Also, the data from dr Andrija Hebrang’s book “Crimes in the Serb-Montenegrin aggression against the Republic of Croatia” which shows that more civilians than solders were killed on battlefields on the Croatian side contributes to genocidal intentions. The killing of 400 children, all of whom were not “collateral victims” of say bombing but were intentionally murdered, often in the most cruel of manners in front of or together with the whole of their families, needs to be emphasised.

Serbia’s legal team, in fact, did not attempt to deny the crimes perpetrated on Croatia’s territory in the 1991-1995 period, but it kept exhausting itself in the attempts to accomplish a win-win situation, according to which Milosevic was guilty for 1991 and Tudjman for 1995, that is, maintaining an eternal balance of responsibility for the war. The introduction of events from NDH (WWII Independent State of Croatia) into the whole story, as supposedly the exclusive reason for the rebellion of the Krajina Serbs in 1991 against the independent Croatia and the attempts to prove the so-called genocidal character of the Operation Storm had the placing of a connection Jasenovac 1941 – Storm 1995 as their aim in order to continue ad nauseam perpetuation of the concocted genocidal stigma of Croatia.

This court will mainly rely on ICTY judgments – confirmation of this can be found in the separate deliberation by the presiding judge Peter Tomka from 2008 when decisions were being made regarding the court’s jurisdiction in the case of Croatia’s genocide lawsuit against Serbia: “…it remains to be seen how Croatia will succeed in proving that the crime of genocide has been committed and that FRY is responsible for it …” although ICTY “…has not passed its judgment against the persons who carry the greatest responsibility for genocide in Croatia” – and one could conclude that a judgment of genocide has no chance.

Regretfully the court does not have a fact-finding mission capacity and it’s difficult to expect that the judges will “comb” through all the documents (from the Croatian as well as from the Serbian sources), which are archived in the Croatian Homeland War Memorial-Documentary Centre and which were collected by dr. Ante Nazor and his team through to this year, or that they will read every book written by Serbian academics or war leaders of the day that could significantly contribute to a judgment about the intent to commit genocide within a limited time span and within specific areas, especially in Eastern Slavonia.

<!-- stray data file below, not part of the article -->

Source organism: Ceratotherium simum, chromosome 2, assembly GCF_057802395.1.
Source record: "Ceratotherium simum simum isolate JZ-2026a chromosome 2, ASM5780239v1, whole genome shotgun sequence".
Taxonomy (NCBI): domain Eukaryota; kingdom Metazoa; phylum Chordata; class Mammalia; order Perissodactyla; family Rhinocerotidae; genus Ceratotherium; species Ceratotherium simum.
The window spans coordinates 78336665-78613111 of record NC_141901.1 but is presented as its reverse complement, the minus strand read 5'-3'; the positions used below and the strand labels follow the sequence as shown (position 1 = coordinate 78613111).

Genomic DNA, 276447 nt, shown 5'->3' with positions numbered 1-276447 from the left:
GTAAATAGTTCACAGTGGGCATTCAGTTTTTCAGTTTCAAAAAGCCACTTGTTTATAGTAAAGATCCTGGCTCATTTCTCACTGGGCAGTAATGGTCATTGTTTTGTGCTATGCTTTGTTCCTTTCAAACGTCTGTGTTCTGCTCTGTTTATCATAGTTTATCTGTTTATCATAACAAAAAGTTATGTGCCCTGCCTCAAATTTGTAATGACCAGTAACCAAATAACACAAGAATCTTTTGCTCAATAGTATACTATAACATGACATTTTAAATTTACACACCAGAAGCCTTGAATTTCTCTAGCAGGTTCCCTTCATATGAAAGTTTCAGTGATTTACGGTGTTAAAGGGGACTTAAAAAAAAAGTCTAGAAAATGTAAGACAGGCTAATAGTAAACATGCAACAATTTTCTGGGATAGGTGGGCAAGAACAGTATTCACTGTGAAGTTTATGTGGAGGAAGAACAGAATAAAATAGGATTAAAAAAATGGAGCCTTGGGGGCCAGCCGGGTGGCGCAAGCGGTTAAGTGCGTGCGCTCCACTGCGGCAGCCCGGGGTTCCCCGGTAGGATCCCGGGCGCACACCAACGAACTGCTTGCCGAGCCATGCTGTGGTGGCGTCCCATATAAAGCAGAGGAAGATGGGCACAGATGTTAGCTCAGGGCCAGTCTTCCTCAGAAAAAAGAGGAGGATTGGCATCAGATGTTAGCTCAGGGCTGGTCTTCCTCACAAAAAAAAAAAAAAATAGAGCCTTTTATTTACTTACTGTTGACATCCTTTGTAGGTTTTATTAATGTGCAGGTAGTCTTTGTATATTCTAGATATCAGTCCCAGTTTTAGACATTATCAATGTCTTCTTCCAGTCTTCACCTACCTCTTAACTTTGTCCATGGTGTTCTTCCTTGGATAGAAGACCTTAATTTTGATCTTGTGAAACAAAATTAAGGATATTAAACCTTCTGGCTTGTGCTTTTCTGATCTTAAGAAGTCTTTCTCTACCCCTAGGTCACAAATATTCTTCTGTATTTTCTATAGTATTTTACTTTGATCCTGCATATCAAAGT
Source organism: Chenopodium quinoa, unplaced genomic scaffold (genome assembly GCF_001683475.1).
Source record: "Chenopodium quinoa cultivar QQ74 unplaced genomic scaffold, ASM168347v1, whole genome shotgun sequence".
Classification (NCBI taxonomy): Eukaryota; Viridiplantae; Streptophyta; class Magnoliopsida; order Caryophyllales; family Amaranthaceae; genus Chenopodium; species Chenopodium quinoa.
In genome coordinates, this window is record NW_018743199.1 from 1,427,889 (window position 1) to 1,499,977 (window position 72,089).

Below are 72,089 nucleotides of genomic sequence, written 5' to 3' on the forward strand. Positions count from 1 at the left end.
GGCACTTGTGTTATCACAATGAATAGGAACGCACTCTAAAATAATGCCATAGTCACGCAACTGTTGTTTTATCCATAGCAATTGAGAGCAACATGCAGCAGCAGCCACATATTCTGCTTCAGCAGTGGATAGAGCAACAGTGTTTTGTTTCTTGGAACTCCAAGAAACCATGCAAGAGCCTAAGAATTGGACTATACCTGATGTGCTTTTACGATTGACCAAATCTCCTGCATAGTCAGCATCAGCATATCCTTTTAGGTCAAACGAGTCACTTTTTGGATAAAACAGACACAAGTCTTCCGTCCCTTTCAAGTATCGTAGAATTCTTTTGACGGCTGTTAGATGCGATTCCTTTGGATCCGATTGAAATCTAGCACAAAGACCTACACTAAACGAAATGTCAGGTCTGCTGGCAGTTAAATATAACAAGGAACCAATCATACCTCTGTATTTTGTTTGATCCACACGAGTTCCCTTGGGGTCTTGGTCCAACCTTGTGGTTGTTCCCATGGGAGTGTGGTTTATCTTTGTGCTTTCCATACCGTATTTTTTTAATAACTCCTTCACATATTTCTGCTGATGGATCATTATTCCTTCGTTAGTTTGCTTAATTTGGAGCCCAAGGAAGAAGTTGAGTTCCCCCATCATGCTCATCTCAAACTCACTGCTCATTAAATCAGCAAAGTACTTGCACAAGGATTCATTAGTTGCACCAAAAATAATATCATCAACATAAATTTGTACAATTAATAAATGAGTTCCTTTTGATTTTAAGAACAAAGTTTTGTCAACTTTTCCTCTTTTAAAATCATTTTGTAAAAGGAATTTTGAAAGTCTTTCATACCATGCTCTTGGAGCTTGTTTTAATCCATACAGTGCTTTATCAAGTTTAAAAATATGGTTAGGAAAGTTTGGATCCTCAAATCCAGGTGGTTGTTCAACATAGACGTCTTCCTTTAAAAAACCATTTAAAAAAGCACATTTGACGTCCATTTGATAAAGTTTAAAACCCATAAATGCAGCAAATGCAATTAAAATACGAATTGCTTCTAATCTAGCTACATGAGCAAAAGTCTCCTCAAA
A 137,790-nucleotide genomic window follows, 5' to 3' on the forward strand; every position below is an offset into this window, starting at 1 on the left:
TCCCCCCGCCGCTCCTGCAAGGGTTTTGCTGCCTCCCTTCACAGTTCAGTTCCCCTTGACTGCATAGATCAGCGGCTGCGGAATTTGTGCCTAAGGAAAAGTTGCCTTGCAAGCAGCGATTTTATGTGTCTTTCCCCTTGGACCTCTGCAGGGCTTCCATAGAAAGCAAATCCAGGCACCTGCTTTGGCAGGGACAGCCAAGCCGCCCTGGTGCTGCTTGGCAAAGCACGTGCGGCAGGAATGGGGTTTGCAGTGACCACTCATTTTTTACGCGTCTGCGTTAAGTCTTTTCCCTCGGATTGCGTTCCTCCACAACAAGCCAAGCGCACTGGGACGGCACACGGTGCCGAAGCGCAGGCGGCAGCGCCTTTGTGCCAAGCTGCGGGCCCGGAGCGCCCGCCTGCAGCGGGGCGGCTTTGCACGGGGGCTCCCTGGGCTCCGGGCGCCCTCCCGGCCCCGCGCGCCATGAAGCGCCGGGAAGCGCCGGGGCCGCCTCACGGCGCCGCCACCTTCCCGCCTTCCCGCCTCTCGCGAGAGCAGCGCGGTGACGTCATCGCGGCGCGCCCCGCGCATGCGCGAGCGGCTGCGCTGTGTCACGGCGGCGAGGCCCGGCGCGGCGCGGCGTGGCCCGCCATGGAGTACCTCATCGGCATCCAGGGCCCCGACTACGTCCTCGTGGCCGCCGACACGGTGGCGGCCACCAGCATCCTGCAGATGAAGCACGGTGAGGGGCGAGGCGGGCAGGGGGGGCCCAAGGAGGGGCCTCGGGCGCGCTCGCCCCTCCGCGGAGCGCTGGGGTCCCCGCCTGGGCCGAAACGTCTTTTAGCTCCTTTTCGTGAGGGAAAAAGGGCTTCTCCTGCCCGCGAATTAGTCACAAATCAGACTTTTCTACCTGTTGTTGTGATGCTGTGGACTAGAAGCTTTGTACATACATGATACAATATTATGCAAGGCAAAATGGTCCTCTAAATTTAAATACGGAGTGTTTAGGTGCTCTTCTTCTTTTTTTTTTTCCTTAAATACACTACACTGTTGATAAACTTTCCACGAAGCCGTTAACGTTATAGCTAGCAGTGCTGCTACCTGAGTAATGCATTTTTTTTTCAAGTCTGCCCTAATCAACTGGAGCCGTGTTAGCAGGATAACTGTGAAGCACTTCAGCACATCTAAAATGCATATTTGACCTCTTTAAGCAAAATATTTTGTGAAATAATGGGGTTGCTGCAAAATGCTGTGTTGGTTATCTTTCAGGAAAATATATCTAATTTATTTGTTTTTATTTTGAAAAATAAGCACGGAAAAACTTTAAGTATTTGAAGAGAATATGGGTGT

One also should not exclude the option to dismiss both claims. If it comes to that, this court case will nevertheless represent a victory for Croatia – or, a useful defeat – as the renowned professor Mirijan Damaska said (interview, Nacional, 2007) because it will, once again, remind the international public that the ICTY has not convicted a single Croat, that Croatia is not responsible for the War and that its defence was legitimate. On the other hand, Serbia has come out from the ICTY with 13 final convictions so far, and with a conviction from this court for failing to prevent genocide in Srebrenica.

One thing is for certain: this court has a very difficult task before it and it’s distasteful to enter into prognoses because, as Luka Misetic, a member of Croatia’s legal team said: “all options are on the table”.

Vesna Skare-Ozbolt Photo:

Vesna Skare-Ozbolt




About the author: Vesna Skare-Ozbolt is a Lawyer with post-graduate studies in Criminal law. She served as legal advisor to the late President Franjo Tudjman for ten years. She led the process of Peaceful reintegration of Eastern Slavonia in the late 1990’s. She was Minister of Justice of the Republic of Croatia (2003-2006) and author and initiator of many legislative proposals in Croatia. She served as elected member of Croatian Parliament over three mandates from year 2000. She is also President of Democratic Centre party. Honorary citizen of Vukovar, Ilok and Brela. 1998 Woman of the Year. Decorated with the Order of Croatian Interlace, Order of Croatian Trefoil and Order of Katarina Zrinski and Vukovar Medal. Source: